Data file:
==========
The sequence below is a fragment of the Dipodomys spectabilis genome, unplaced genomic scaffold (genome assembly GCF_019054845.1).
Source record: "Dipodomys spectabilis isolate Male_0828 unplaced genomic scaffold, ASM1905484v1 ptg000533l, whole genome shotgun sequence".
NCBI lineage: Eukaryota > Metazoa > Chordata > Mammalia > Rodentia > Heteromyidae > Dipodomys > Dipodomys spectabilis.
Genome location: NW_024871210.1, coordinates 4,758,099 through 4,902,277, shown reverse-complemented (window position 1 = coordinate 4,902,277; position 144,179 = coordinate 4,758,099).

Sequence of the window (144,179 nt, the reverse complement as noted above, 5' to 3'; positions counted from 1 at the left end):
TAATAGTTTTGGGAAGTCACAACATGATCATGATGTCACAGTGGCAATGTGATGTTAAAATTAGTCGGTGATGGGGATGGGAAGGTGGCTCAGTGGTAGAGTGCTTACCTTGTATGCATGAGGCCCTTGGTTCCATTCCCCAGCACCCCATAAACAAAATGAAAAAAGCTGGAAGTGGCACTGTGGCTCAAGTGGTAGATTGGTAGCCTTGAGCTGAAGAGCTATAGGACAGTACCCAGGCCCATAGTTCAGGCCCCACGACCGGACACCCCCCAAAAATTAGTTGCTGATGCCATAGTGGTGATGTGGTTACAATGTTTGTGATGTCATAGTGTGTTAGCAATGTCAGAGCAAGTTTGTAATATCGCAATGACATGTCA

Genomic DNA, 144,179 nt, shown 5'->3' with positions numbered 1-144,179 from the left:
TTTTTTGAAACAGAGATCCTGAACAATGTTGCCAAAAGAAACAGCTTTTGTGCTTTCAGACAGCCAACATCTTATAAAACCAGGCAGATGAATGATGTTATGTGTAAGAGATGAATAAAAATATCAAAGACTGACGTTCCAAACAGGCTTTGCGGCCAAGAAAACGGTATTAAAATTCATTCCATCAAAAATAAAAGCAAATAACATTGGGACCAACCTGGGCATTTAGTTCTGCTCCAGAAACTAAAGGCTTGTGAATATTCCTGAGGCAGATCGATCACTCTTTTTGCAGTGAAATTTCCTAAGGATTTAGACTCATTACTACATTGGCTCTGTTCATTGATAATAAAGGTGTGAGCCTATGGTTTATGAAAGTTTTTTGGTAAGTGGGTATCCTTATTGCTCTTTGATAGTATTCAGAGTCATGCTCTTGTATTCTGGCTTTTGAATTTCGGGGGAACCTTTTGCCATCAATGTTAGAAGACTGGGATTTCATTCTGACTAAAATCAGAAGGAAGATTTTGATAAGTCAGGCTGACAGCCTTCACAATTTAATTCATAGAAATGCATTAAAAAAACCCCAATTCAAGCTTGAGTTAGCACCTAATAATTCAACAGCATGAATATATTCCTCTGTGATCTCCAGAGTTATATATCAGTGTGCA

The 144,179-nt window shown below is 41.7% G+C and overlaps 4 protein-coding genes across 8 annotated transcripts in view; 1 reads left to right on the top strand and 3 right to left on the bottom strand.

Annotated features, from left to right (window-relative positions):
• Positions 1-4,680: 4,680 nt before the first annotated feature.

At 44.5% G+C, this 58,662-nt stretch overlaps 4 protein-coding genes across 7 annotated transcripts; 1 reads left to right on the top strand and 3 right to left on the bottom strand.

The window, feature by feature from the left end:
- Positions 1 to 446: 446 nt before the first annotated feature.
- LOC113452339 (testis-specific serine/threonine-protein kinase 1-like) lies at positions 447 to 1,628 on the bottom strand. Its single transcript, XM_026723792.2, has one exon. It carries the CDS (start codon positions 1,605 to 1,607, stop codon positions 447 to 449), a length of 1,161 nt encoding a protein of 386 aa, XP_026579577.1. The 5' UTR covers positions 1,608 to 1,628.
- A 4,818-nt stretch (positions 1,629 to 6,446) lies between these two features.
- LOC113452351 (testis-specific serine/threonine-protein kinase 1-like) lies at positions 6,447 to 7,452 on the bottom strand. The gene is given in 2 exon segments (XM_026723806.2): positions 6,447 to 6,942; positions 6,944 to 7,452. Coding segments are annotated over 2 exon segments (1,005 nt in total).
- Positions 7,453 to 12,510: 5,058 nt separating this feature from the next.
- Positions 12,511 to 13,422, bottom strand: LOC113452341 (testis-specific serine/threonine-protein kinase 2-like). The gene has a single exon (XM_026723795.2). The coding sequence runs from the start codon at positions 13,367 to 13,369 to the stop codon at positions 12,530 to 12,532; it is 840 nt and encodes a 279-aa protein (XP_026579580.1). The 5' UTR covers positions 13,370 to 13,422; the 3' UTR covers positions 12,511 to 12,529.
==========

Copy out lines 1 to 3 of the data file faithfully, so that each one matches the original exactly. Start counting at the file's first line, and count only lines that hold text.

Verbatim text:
The sequence below is a fragment of the Dipodomys spectabilis genome, unplaced genomic scaffold (genome assembly GCF_019054845.1).
Source record: "Dipodomys spectabilis isolate Male_0828 unplaced genomic scaffold, ASM1905484v1 ptg000533l, whole genome shotgun sequence".
NCBI lineage: Eukaryota > Metazoa > Chordata > Mammalia > Rodentia > Heteromyidae > Dipodomys > Dipodomys spectabilis.